In a Ruling published by the ASA today, Wednesday 28th April, two complaints by Morrisons Supermarkets against an Iceland ad for its Christmas foods have been not upheld. The original ad, which appeared in print form in early December 2019, featured images of various Christmas foods with price tags attached underneath the headline "NUMBER 1 FOR A LUXURY VALUE CHRISTMAS FEAST", together with a summary showing the basket of goods being cheaper than 'comparable' products bought at leading supermarket chains.

The ad clearly ruffled some feathers, with Morrisons bringing a complaint centred on 2 issues:

1. the price comparison was misleading; and

2. the comparison was not verified.

In their response, Iceland argued that the price comparison was of its luxury range against those of its competitors, with Iceland's range coming from its premium tier of frozen products. Iceland argued that even a frozen product could have premium status compared with a chilled equivalent.  Various characteristics of Iceland's turkey crown supposedly raised it from regular to 'luxury' status. Iceland's birds were British, Red Tractor Assured, and Good Housekeeping Taste Approved for 2019. Morrisons' premium tier product, on the other wing, which came from their 'Best' range, was a free range 'bronze' turkey, a different breed of turkey from Iceland's broad breasted white turkey and valued for its stronger flavour. In addition, the Morrisons' bird was chilled, as opposed to frozen. The Morrison's bird was priced at £25.50 whilst Iceland's flew far lower at £16.

The ad went on to give further detail in the small print, along with a URL web address, about how the products had been compared and the total savings of buying 11 luxury products from Iceland, rather than its competitors.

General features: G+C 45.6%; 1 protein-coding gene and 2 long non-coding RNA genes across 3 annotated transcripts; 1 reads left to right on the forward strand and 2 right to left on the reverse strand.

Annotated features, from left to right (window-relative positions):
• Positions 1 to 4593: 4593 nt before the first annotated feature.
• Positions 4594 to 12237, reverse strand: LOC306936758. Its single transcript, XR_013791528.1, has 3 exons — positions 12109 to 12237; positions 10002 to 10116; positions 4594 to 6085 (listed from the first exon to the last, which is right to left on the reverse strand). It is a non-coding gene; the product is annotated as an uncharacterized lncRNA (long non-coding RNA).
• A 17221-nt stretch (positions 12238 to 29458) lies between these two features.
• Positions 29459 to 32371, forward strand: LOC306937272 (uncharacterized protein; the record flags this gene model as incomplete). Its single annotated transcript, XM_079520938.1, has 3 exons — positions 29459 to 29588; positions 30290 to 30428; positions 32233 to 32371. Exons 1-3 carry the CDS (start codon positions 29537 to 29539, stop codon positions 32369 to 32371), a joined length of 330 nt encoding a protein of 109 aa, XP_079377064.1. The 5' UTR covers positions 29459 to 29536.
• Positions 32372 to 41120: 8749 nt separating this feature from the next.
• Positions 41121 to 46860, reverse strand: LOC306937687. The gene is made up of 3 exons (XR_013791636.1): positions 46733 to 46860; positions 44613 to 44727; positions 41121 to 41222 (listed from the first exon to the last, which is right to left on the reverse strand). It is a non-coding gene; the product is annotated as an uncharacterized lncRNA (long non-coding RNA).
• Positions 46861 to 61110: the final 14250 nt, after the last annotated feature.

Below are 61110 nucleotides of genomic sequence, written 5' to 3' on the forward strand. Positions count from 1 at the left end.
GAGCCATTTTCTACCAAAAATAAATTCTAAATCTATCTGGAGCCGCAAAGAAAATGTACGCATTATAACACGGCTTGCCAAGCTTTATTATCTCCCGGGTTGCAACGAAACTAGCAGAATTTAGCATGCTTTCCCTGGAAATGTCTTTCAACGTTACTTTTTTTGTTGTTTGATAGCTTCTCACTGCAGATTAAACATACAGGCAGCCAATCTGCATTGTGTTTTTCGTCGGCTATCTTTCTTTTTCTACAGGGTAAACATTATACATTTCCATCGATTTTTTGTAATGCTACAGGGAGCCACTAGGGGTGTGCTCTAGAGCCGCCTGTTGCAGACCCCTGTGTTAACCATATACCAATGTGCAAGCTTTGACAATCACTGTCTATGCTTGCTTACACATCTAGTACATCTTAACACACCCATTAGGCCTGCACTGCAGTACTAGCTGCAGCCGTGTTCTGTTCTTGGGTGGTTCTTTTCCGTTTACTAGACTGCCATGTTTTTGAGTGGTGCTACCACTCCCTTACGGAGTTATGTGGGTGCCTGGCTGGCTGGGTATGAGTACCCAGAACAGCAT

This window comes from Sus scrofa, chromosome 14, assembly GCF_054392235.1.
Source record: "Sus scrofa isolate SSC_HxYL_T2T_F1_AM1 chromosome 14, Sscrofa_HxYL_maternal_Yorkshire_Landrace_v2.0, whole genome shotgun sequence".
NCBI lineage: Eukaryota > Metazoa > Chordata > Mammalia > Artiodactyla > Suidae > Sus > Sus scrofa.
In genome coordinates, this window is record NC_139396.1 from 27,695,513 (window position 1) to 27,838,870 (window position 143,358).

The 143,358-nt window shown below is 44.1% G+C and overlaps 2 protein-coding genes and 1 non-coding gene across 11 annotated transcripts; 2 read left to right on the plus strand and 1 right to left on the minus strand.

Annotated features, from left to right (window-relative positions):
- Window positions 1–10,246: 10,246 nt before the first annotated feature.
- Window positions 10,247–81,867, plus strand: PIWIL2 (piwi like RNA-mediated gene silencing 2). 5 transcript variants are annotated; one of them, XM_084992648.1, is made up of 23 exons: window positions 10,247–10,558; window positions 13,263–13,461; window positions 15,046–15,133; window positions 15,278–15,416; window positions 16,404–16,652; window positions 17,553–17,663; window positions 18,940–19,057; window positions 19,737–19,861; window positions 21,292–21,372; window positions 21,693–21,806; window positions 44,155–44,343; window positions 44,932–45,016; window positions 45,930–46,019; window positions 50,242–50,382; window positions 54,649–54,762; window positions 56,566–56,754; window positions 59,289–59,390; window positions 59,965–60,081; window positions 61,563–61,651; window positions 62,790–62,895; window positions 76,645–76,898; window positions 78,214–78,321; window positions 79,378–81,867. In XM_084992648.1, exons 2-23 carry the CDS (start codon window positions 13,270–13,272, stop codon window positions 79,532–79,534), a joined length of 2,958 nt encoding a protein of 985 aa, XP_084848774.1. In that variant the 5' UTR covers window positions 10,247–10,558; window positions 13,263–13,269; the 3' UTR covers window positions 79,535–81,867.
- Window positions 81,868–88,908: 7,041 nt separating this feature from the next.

In the ASA's assessment, they considered that the price comparison was between Iceland's "luxury" top-tier own-brand frozen range and other stores' top-tier own-brand ranges. The ASA acknowledged that there were different characteristics between the Iceland and Morrisons birds, but that "quality" overall was subjective and likely to encompass different things for different people, e.g. taste, preference for fresh vs. frozen; whereas other standards can be objective, e.g. welfare. In my opinion, this is where the ASA erred in making their decision. The two products came from different breeds of bird: bronze vs. white-breasted; and had varying welfare standards: Red Tractor vs. Free Range. This should mean that a direct comparison between the two products cannot be made, irrespective of subjective elements (e.g. taste) or the fact that the product is labelled by the supermarket as coming from a top tier or luxury range. Nevertheless, the ASA gobbled down Iceland's argument.

In their complaint, Morrison's argued that the correct comparison of Iceland's "Luxury Turkey Crown" would have been against the Morrisons Frozen Turkey Breast Crown. The animal welfare standards and breed of bird were the same for the two ranges, but the Morrisons bird was a clucking £1.50 cheaper.

The ASA disregarded this argument, along with Morrisons' argument that the Iceland product was not specifically labelled as "Luxury" (this was in the item description). The ASA felt that consumers would understand the ad to be comparing a range of Christmas food items from Iceland's top-tier own-brand frozen range with items from other supermarkets’ top-tier own brand ranges. Consequently, the ASA concluded that the ad did not breach the CAP code.

The second issue concerned whether the "comparisons with identifiable competitors are verifiable" and provided consumers with sufficient information to allow them to understand the comparison. The ASA were satisfied the URL web address, supplied at the bottom of the ad, provided sufficient detail and basis for the comparison, whilst a further link gave access to a table listing all comparable pricing. 

Although the claim centred around the turkey, as is typical with a Christmas lunch, the ASA paid little attention the other items in the basket. Presumably the ASA is not a fan of mince pies.

So for Iceland, Christmas has come early this year with this decision.